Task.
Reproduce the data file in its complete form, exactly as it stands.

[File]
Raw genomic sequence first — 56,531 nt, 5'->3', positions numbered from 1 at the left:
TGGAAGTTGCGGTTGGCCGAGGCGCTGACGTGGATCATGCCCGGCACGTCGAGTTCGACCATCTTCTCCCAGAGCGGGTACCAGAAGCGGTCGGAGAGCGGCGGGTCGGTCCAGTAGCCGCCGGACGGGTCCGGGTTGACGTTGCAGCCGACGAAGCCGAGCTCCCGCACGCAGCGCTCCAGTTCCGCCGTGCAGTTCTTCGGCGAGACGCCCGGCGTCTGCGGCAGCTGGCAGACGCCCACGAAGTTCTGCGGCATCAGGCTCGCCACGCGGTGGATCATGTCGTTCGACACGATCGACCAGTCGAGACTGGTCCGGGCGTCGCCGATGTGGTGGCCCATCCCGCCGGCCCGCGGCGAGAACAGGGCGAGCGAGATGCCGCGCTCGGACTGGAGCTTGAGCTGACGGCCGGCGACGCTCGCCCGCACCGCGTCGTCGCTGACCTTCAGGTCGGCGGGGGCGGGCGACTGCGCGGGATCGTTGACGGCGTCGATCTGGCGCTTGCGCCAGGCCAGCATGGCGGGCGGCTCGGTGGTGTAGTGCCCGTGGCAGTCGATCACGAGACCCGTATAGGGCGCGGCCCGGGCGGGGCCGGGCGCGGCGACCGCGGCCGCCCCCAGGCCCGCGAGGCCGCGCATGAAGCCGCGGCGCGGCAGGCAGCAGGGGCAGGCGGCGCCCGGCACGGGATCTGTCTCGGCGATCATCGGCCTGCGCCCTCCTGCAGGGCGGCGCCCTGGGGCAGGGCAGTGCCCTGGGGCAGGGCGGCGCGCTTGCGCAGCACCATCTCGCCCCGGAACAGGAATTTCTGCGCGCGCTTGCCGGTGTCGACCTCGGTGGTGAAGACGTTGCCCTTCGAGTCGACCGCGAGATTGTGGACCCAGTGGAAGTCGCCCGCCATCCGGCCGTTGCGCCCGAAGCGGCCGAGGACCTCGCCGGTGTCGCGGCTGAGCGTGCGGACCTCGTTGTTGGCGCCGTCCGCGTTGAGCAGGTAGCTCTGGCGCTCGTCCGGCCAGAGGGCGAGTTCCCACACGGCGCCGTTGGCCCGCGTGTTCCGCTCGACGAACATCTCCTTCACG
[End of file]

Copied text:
Raw genomic sequence first — 56,531 nt, 5'->3', positions numbered from 1 at the left:
TGGAAGTTGCGGTTGGCCGAGGCGCTGACGTGGATCATGCCCGGCACGTCGAGTTCGACCATCTTCTCCCAGAGCGGGTACCAGAAGCGGTCGGAGAGCGGCGGGTCGGTCCAGTAGCCGCCGGACGGGTCCGGGTTGACGTTGCAGCCGACGAAGCCGAGCTCCCGCACGCAGCGCTCCAGTTCCGCCGTGCAGTTCTTCGGCGAGACGCCCGGCGTCTGCGGCAGCTGGCAGACGCCCACGAAGTTCTGCGGCATCAGGCTCGCCACGCGGTGGATCATGTCGTTCGACACGATCGACCAGTCGAGACTGGTCCGGGCGTCGCCGATGTGGTGGCCCATCCCGCCGGCCCGCGGCGAGAACAGGGCGAGCGAGATGCCGCGCTCGGACTGGAGCTTGAGCTGACGGCCGGCGACGCTCGCCCGCACCGCGTCGTCGCTGACCTTCAGGTCGGCGGGGGCGGGCGACTGCGCGGGATCGTTGACGGCGTCGATCTGGCGCTTGCGCCAGGCCAGCATGGCGGGCGGCTCGGTGGTGTAGTGCCCGTGGCAGTCGATCACGAGACCCGTATAGGGCGCGGCCCGGGCGGGGCCGGGCGCGGCGACCGCGGCCGCCCCCAGGCCCGCGAGGCCGCGCATGAAGCCGCGGCGCGGCAGGCAGCAGGGGCAGGCGGCGCCCGGCACGGGATCTGTCTCGGCGATCATCGGCCTGCGCCCTCCTGCAGGGCGGCGCCCTGGGGCAGGGCAGTGCCCTGGGGCAGGGCGGCGCGCTTGCGCAGCACCATCTCGCCCCGGAACAGGAATTTCTGCGCGCGCTTGCCGGTGTCGACCTCGGTGGTGAAGACGTTGCCCTTCGAGTCGACCGCGAGATTGTGGACCCAGTGGAAGTCGCCCGCCATCCGGCCGTTGCGCCCGAAGCGGCCGAGGACCTCGCCGGTGTCGCGGCTGAGCGTGCGGACCTCGTTGTTGGCGCCGTCCGCGTTGAGCAGGTAGCTCTGGCGCTCGTCCGGCCAGAGGGCGAGTTCCCACACGGCGCCGTTGGCCCGCGTGTTCCGCTCGACGAACATCTCCTTCACG